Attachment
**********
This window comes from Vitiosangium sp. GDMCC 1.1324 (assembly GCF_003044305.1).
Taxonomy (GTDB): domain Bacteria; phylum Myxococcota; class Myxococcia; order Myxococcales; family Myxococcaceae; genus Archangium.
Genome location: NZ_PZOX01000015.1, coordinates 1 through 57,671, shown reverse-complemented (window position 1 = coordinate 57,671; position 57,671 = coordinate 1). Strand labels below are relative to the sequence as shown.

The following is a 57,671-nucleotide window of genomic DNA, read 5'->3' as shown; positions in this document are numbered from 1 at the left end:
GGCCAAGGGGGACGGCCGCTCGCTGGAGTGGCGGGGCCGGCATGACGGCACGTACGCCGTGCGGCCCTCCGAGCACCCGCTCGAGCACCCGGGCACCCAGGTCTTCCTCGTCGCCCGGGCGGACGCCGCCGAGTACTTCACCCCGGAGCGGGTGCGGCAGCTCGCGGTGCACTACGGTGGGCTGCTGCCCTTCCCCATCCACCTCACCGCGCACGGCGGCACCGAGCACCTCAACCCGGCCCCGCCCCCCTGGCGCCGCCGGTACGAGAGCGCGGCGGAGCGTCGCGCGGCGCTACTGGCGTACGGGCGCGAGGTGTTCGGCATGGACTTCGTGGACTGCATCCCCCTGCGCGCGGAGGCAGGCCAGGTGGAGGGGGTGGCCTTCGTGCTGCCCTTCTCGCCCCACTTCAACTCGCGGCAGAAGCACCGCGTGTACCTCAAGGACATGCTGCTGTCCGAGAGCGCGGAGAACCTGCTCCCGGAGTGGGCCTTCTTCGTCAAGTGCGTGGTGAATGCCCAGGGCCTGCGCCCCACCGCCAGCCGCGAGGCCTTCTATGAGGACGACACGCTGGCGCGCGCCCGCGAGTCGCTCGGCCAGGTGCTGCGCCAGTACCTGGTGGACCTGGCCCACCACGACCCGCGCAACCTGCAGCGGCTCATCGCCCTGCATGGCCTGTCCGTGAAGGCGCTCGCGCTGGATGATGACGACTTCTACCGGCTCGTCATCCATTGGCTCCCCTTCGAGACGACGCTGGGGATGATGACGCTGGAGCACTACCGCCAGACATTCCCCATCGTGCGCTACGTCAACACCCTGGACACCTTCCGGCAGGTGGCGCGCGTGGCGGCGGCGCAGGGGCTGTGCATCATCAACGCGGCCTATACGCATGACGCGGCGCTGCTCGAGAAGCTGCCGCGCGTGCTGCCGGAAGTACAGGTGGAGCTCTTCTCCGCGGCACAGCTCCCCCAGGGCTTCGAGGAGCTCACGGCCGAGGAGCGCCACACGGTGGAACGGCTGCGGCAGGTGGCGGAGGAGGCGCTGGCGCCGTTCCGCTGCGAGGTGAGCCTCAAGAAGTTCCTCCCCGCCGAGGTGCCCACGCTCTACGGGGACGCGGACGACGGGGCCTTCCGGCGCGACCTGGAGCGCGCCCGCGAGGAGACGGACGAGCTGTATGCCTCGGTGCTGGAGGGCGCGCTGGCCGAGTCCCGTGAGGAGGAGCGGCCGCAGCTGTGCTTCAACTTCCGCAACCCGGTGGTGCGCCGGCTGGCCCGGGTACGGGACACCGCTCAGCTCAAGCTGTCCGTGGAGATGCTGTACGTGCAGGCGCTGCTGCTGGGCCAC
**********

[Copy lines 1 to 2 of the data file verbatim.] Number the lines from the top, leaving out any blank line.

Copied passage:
This window comes from Vitiosangium sp. GDMCC 1.1324 (assembly GCF_003044305.1).
Taxonomy (GTDB): domain Bacteria; phylum Myxococcota; class Myxococcia; order Myxococcales; family Myxococcaceae; genus Archangium.